The League

Les Carpenter
Staff Writer

Les Carpenter

Yahoo! Sports reporter and former NFL writer for The Washington Post.

A clear policy is needed


No player in recent years has brought more confusion to the NFL in than Pacman Jones. His name has appeared on police reports and been linked to several high profile crimes but aside from a plea deal from a felony to a misdemeanor in a nightclub shooting he has not been convicted of anything. This makes punishing him tricky. And NFL Commissioner Roger Goodell tried to squelch a growing public relations disaster by banning him for a year when players with actual convictions for crimes such as DWIs have been allowed to continue playing.

This is not to endorse Pacman's behavior, it is fortunate no one has yet died in these incidents, but without a set way to deal with Jones, and other players who get themselves in trouble, you continue to wind up with situations like this week's where a league official spent hours studying the police report of a fight with a bodyguard to see if it justified kicking him out of the NFL.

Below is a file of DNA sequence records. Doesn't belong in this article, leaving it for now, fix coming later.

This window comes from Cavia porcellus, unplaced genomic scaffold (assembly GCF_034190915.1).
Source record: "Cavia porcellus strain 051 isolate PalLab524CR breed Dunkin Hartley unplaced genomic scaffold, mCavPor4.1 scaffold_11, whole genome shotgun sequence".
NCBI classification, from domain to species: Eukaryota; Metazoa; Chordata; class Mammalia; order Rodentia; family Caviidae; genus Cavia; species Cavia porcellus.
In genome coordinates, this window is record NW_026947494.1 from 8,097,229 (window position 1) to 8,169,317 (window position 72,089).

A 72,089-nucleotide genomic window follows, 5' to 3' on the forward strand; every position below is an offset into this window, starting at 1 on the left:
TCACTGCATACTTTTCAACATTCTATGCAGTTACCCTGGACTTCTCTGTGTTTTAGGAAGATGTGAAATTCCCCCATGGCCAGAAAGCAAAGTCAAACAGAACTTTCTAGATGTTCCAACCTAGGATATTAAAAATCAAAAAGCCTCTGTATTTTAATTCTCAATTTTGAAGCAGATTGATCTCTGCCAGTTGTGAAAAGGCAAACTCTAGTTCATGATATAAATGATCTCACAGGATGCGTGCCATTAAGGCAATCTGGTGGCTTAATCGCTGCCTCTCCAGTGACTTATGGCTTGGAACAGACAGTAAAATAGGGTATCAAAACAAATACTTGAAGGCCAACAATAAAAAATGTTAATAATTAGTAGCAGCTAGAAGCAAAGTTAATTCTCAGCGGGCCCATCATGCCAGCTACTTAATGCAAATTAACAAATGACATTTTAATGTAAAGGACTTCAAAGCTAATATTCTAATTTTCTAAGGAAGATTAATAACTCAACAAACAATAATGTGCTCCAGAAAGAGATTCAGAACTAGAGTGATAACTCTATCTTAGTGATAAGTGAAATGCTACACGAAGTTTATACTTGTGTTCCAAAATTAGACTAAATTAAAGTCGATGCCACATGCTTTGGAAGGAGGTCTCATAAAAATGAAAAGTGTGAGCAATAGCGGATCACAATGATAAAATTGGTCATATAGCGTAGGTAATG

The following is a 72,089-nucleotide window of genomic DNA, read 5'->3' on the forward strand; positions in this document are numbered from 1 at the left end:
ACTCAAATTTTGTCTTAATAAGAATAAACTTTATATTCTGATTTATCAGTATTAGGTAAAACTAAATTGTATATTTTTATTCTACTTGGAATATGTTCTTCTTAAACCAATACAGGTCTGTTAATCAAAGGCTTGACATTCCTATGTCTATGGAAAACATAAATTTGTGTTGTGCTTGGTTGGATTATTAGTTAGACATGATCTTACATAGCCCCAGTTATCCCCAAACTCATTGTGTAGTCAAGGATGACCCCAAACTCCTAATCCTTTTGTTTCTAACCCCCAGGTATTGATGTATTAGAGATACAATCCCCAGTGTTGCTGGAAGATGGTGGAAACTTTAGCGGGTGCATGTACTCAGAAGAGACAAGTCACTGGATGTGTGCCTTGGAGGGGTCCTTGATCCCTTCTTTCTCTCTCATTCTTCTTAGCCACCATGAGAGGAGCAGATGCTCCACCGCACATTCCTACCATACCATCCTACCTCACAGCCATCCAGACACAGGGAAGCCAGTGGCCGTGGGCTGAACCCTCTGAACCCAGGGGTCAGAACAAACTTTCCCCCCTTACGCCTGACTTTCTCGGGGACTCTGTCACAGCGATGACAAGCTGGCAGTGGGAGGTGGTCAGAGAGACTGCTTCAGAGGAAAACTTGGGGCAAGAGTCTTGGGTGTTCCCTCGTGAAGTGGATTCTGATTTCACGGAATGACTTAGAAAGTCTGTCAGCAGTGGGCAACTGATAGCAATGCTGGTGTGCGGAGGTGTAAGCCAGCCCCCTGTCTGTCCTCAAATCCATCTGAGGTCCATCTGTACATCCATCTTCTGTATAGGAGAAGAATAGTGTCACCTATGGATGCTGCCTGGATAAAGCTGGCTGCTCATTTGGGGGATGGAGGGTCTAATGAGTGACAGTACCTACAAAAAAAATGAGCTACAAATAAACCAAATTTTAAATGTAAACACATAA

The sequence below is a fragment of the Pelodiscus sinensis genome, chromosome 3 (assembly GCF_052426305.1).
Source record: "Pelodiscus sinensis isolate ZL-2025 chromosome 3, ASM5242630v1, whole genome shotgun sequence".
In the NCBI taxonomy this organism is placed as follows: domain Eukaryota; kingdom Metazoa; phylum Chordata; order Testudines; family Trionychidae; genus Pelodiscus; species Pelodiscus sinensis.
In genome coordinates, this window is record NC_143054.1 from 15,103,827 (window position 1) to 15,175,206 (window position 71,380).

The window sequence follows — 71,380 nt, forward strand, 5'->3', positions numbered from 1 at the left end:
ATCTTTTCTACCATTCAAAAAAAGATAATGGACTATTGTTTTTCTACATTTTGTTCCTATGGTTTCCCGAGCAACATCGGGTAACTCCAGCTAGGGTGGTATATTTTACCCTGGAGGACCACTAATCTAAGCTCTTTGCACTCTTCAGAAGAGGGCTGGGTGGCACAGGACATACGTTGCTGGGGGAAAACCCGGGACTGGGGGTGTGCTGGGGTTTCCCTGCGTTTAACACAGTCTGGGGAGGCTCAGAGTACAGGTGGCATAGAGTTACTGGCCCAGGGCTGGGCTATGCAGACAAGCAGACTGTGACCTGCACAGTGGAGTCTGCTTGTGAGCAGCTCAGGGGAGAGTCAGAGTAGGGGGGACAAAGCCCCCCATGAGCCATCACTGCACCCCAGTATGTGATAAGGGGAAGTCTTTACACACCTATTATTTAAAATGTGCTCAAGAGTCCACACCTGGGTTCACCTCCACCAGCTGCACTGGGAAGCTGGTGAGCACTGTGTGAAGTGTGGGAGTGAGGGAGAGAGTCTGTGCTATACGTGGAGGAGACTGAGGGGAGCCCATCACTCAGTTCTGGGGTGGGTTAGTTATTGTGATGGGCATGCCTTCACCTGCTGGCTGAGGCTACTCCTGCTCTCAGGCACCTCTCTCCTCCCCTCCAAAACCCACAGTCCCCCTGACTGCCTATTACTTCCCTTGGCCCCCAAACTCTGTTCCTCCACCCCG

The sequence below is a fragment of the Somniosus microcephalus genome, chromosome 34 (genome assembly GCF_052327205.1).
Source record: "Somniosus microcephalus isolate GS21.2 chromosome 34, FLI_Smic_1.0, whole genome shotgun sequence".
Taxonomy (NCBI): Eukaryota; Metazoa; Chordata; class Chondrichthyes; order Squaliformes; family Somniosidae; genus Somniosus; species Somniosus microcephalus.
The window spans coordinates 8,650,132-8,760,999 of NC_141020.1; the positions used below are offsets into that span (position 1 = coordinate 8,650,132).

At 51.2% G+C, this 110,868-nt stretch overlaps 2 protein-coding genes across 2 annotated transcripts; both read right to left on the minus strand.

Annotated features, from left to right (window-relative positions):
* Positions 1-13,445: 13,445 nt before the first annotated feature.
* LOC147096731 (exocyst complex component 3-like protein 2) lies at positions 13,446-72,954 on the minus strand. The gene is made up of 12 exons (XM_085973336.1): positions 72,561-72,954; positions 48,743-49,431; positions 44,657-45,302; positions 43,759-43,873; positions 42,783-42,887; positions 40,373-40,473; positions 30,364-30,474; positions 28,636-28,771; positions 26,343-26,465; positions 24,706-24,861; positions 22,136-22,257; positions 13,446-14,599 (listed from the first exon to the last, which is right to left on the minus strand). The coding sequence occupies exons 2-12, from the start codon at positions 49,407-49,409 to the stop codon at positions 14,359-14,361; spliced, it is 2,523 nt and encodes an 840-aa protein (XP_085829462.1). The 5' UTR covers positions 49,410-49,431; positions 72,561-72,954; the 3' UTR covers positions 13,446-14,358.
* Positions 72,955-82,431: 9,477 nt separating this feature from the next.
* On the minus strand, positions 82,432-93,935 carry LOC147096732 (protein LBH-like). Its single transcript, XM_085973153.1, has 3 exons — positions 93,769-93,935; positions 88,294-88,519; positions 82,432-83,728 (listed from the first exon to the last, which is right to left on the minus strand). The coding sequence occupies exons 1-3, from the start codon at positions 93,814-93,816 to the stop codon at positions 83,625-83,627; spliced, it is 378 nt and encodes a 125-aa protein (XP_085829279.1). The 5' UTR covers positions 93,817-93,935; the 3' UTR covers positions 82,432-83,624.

The Cowboys took a chance with Pacman Jones, figuring the talent was tempting enough to ignore the past. Owner Jerry Jones told him he had lost the benefit of the doubt and yet when confronted with yet another off-field issue, immediately gave the player the benefit of the doubt. Rather than risk Jones's ire and perhaps shake the balance of power in the NFC East, Goodell decided to let this incident rest. But what happens the next time Pacman gets in trouble and the time after that?

What behavior will lead to his suspension or his being kicked out of the league? The problem is no one seems to know because there appears to be no set policy for dealing with him and other players who get themselves in trouble. How much is too much? Right now the NFL still doesn't have the answer.

By Les Carpenter  |  October 10, 2008; 12:58 PM ET Save & Share:  Send E-mail   Facebook   Twitter   Digg   Yahoo Buzz   StumbleUpon   Technorati  
Previous: Lifetime Ban Seems Unlikely | Next: Cut Pac Some Slack

The comments to this entry are closed.

RSS Feed
Subscribe to The Post

© 2011 The Washington Post Company